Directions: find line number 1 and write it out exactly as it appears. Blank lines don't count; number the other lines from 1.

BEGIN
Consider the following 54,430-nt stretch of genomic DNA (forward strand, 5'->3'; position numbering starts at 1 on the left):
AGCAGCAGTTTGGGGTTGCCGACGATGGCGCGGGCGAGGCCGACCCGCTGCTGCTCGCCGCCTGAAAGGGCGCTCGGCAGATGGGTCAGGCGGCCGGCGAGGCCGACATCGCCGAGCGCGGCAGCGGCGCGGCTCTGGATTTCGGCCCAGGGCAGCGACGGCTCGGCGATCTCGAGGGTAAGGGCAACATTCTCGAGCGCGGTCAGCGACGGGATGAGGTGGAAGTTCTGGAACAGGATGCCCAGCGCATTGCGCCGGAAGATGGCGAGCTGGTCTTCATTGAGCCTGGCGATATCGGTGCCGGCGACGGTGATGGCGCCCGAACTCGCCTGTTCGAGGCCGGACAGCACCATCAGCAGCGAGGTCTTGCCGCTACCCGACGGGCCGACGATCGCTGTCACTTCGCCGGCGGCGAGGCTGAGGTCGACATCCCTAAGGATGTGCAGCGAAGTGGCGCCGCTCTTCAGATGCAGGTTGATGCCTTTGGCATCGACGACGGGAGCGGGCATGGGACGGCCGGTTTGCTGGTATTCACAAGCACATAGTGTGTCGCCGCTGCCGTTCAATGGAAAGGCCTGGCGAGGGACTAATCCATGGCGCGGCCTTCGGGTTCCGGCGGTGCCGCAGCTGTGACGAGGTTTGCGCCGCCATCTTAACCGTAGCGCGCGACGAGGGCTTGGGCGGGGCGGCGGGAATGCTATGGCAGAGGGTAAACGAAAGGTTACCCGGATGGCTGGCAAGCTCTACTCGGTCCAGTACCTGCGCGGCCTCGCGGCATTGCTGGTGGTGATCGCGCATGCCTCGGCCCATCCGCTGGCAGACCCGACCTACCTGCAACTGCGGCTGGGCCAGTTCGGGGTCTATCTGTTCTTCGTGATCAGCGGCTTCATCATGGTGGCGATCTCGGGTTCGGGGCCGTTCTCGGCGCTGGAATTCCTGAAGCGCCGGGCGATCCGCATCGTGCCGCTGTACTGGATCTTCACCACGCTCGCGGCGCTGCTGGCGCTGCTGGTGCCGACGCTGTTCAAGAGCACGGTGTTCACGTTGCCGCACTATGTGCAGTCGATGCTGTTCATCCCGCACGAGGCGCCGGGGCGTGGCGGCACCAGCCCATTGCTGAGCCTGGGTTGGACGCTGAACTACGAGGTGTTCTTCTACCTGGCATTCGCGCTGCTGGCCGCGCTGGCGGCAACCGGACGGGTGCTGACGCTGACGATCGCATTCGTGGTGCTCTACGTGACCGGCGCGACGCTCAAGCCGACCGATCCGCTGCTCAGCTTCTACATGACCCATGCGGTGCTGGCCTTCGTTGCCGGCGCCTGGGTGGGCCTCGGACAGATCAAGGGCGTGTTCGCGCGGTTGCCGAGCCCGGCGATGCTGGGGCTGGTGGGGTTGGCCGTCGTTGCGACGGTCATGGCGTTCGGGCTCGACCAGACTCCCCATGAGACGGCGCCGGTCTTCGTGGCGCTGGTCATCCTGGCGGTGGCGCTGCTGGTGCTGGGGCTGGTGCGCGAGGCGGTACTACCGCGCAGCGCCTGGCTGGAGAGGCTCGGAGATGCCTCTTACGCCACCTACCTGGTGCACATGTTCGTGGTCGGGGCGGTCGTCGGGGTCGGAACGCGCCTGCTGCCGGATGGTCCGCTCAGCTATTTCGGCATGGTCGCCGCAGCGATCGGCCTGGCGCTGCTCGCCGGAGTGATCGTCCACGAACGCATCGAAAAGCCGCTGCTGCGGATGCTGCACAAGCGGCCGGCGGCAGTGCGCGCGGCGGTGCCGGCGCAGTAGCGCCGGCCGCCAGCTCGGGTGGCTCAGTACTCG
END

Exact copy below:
Consider the following 54,430-nt stretch of genomic DNA (forward strand, 5'->3'; position numbering starts at 1 on the left):